James D. Dilts, author and historian who wrote about railroads, architecture and preservation, dies

James D. Dilts, a former Baltimore Sun reporter and author who wrote widely on railroads, architecture, historic preservation and jazz and led the effort for the restoration of the historic Peale Museum in Baltimore, died at Union Memorial Hospital on Tuesday from heart failure and multiple myeloma.

The Evergreen resident was 81.


"Jim was an iconic figure to anyone even remotely interested in the B&O and its embryonic fits and starts. His masterwork,'The Great Road,' is a must read. His early history of the railroad is unparalled," said Courtney B. Wilson, executive director of the Baltimore & Ohio Railroad Museum and a longtime friend.

"His written works, love for Baltimore and its buildings, his kind words and contagious laugh will keep him alive and in the hearts of many," Mr. Wilson said.


Herbert H. Harwood Jr., a noted railroad author and historian and a retired CSX executive, called Mr. Dilts a "first-class historian."

"Jim's book on the B&O is a virtuoso job," said Mr. Harwood, a Cross Keys resident. "You can't pick at it one way or the other."

James Dothard Dilts was born in New York City, the son of Mervic Stryker Dilts and Helen C. Aitken. His father was a wholesale paper salesman, and he was raised in Three Rivers, N.J., and several other New Jersey towns, Buffalo and Providence, R.I.

His father was a huge influence on his life, introducing his young son to the colorful neighborhoods, characters, taverns and architecture in the cities where they lived. His father also revered several authors, and introduced his son to celebrated 1920s, '30s and '40s writers such as H.L. Mencken, Jim Tully, James M. Cain, John Dos Passos, F. Scott Fitzgerald, Ring Lardner and Dashiell Hammett.

Mr. Dilts grew up in a televison-free home. His father preferred the radio, encouraging imagination when listening. It was also a home filled with newspapers, books and magazines.

Growing up in urban environments, Mr. Dilts developed a passion for cities, architecture, public transit and trains.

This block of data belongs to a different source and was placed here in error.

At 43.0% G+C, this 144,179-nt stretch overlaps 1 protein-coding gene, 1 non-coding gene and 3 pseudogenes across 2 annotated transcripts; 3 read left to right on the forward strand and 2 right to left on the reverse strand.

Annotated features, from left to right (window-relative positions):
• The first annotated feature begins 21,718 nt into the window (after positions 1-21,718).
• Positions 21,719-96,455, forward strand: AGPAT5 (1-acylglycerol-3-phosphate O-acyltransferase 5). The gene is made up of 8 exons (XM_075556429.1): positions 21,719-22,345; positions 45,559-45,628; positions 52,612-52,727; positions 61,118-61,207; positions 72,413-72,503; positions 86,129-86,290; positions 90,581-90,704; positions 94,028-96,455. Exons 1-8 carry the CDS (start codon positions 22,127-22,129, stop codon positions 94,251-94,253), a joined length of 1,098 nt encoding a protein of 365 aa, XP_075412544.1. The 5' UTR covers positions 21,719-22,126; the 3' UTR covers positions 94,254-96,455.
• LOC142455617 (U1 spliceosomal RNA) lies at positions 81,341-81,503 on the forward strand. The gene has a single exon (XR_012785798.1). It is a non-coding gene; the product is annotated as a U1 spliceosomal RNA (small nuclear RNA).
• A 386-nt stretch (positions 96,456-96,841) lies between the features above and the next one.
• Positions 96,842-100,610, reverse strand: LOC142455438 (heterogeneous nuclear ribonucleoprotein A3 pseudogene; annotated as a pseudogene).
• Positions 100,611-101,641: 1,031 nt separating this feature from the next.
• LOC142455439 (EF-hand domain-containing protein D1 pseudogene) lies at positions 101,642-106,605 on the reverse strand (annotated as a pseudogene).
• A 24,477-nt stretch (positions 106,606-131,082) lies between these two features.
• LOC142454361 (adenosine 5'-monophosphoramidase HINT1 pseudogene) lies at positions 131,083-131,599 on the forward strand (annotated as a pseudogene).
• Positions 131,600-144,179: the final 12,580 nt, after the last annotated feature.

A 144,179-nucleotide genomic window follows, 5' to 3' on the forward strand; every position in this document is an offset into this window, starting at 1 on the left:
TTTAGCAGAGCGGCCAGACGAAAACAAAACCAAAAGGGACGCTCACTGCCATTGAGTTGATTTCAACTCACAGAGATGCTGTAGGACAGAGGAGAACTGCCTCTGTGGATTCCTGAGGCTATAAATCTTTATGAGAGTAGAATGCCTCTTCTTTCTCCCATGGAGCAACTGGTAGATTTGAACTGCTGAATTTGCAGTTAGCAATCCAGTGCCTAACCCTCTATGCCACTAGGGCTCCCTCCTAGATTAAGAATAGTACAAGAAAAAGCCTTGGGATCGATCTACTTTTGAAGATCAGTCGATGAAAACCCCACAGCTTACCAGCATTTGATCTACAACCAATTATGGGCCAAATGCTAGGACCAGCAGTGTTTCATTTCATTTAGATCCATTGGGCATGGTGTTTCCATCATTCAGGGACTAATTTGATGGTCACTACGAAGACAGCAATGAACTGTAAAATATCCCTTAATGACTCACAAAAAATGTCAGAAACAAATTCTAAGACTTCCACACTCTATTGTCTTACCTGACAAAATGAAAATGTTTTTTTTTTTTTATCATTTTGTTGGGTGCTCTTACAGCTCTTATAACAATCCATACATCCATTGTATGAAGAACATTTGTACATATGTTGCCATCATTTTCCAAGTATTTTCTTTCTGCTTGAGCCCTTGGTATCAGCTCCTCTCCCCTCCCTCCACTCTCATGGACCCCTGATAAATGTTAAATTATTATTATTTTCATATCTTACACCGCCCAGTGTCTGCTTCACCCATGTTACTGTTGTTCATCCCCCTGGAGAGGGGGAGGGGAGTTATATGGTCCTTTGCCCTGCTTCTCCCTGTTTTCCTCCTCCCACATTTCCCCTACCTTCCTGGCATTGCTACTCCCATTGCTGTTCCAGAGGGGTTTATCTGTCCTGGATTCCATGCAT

After graduating high school in Providence, he enlisted in the Navy. After being discharged, he obtained a bachelor's degree on the GI Bill from Northwestern University in Chicago.

Fired from jobs in advertising and promotions, Mr. Dilts decided to come to Baltimore in 1963 when he took a job on the Johns Hopkins Magazine. He often related how he had to look up Baltimore in the encyclopedia because the only things he knew about the city were that it was the home of H.L. Mencken and Johns Hopkins University — and that the Chesapeake Bay was nearby.


He was later let go from Hopkins and decided to try his hand as a newspaperman.

"This began my real education in Baltimore. Being a journalist was the best introduction I could have to my new home," he wrote in a 2012 article for Baltimore Brew. "I got to meet most of the players and tried to figure out how things worked…. I decided that far from being uninteresting, Baltimore had a colorful and truly Byzantine political culture, more characters per square block than any place I'd ever been outside of New York City, and, oh, yes — historic buildings."

In 1965, he joined the staff of the old Sunday Sun Magazine. He moved over to The Sun's city desk, and covered mass transit, blockbusting, unprincipled landlords and the East-West Expressway — which became known as the "highway to nowhere."

In his weekly column, "The Changing City," he observed and chronicled the physical changes that were occurring during the late 1960s and early '70s that were reshaping city neighborhoods and waterfront.

"Jim liked people, eccentrics, eccentric places and neighborhoods, and wanted to see what made them tick. He was not interested in job titles or status," said Mark Reutter, a former Sunday Sun colleague and longtime friend. "He understood Baltimore and saw it in a visceral way."

He described Mr. Dilts as an "elegant writer" who was "worthy of the New Yorker."


With his carefully cropped beard, horn-rimmed glasses, tousled hair and herringbone tweed caps, he looked the part of a writer, college professor or artist.

"He had a great sense of humor and that great cheshire cat grin that went from ear to ear," Mr. Reutter said. "And he never lost that New Jersey-New York accent."